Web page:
A few new books, but an even better story of friendship.
I go through book buying cycles while in New York City for the annual birthday festivities, and by “book buying” I’m talking about purchasing books that are related to Vincent Starrett. It seems like there won’t be anything interesting for a few years and all of a sudden a wave of things will become available.
Some items are out of my financial range: I would love to own a copy of The Unique Hamlet, but spending several thousand dollars of my mortgage money on the little pamphlet simply isn’t going to happen.
(To some, that kind of decision means I’m not a “real” collector. So be it. I have a roof.)
All of this is to say that the last Baker Street Irregulars dinner weekend was a success from several points of view, not the least of which was filling in some gaps in my collection. There was also an unexpected act of friendship that resulted in the best purchase of the weekend.
Let’s start with a few choice books.
A Packet of Sherlockian Bookplates
Walter Klinefelter’s 1964 booklet has a title that makes it seem like it’s not a booklet at all. A Packet of Sherlockian Bookplates sounds like it should be an envelope with several bookplates in it. In fact, it’s a slim volume with 13 unnumbered pages, but several fine illustrations.
As you can see, the book’s cover and frontispiece both bear Vincent Starrett’s famous Sherlockian bookplate. Regular readers (both of you) will remember that bookplate was drawn by Fridolf Johnson and was also the subject of not one, but two articles here in 2014.
Klinefelter, who lived about an hour west of where I live now in Pennsylvania, was a close corresponding friend of both Starrett and Morley. Besides Starrett’s bookplate, perhaps the best known in the book is that of Edgar W. Smith.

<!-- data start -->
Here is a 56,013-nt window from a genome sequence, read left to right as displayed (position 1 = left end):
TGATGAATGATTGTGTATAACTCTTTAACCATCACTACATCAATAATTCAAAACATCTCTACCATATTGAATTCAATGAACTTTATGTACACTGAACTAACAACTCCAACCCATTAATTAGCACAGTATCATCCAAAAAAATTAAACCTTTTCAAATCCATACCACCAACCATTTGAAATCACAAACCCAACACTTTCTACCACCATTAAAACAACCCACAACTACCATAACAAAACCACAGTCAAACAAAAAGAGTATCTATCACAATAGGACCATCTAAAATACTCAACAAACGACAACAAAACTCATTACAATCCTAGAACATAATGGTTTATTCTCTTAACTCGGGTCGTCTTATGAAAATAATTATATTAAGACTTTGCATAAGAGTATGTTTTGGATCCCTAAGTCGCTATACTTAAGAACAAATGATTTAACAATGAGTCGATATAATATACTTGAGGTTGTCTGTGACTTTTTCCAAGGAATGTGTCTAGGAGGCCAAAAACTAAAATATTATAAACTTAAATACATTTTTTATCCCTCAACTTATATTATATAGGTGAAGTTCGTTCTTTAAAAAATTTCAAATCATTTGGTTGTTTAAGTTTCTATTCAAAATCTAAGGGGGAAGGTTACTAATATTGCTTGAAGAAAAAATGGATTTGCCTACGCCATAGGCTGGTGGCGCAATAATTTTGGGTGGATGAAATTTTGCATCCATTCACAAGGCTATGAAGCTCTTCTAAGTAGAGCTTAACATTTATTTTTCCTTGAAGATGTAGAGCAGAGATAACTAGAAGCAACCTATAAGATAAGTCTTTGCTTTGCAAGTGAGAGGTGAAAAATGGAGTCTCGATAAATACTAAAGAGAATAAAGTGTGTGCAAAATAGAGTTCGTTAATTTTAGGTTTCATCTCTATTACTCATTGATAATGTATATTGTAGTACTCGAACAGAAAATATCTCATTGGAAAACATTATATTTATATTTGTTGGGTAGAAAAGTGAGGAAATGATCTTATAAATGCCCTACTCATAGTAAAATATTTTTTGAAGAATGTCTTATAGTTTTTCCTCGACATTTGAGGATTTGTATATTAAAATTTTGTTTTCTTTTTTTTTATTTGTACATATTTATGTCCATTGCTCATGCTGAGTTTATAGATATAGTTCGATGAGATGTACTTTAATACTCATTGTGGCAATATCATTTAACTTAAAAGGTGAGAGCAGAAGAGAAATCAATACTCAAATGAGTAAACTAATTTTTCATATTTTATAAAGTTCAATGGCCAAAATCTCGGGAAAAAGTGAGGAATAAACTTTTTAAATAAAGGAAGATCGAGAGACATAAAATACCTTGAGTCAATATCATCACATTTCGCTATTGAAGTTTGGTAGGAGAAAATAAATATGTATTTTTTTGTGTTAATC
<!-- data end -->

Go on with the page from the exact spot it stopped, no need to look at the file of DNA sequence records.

Klinefelter devotes his book to “a number of collectors who have become so devoted to the memory of Sherlock Holmes that they must have every volume, every pamphlet, every article that has ever been written about him, and having assembled a sizeable collection, feel impelled to attest their connection with it by making use of an ex libris that has something to do with the greatest consulting detective of all time.”
He goes on: “To establish priority among this select company should not be difficult. By every token it belongs to that dedicated Holmesian scholar Vincent Starrett, who has gotten together a notable collection of Sherlockiana long before Beeton’s Annual of 1887 had become a much desiderated item, even before the Baker Street Irregulars were reactivated.”
Klinefelter describes Johnson’s bookplate showing a Holmes with “a hawklike cast of countenance, piercing eyes, a curving pipe, and a close-fitting deerstalker, all of which contribute to the making of a bookplate distinguished enough to grace the very finest volumes of Sherlockiana.”
There were only 150 copies of A Packet of Sherlockian Bookplates, which was printed on the hand press of James Lamar Weygand at the Private Press of the Indiana Kid. Weygand was an expert on printers marks and private presses and he produced more than 30 books over the years. More about Weygand can be found at BriarPress.org.
I have wanted a copy of this book for a while and was pleased to pick one up. But as fellow BSI Dana Richards noted, “I thought you would have had one of those by now.”
Oh well. We can but try.
A Conversation with Vincent Starrett
Klinefelter also is responsible for this little booklet, published by The Anthoensen Press of Portland, Maine in a limited edition of 50 for Christmas, 1947.